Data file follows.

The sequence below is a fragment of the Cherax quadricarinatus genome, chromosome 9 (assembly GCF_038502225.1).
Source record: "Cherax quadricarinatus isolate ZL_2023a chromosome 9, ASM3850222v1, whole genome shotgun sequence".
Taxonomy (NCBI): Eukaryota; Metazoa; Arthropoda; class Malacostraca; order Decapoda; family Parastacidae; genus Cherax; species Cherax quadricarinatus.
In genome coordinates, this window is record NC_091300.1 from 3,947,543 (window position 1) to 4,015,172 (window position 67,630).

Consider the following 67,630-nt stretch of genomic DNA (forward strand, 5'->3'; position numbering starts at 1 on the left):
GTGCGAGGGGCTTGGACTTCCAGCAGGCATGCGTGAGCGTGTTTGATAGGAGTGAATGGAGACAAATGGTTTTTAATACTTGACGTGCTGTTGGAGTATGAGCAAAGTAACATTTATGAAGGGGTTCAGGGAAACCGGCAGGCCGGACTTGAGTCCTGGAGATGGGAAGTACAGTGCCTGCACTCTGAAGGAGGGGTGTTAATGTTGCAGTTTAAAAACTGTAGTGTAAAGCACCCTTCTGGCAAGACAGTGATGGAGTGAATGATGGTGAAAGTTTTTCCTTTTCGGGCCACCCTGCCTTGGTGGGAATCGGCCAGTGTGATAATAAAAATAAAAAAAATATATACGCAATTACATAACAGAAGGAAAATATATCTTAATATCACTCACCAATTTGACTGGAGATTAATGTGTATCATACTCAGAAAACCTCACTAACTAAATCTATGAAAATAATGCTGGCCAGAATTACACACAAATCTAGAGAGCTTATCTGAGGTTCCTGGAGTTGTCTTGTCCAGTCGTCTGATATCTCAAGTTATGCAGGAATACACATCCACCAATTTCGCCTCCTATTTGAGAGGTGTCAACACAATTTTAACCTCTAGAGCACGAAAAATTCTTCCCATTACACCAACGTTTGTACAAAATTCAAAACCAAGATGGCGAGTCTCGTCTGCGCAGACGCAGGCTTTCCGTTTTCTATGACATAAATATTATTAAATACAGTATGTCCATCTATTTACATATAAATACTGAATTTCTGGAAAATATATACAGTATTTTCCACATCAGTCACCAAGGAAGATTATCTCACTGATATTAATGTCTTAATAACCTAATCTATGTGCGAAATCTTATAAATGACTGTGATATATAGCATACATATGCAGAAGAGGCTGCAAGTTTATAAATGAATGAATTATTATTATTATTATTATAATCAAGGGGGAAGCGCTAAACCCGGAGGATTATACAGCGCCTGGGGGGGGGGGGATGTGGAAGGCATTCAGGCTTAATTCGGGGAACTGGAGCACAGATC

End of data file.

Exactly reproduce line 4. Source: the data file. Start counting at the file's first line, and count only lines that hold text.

In genome coordinates, this window is record NC_091300.1 from 3,947,543 (window position 1) to 4,015,172 (window position 67,630).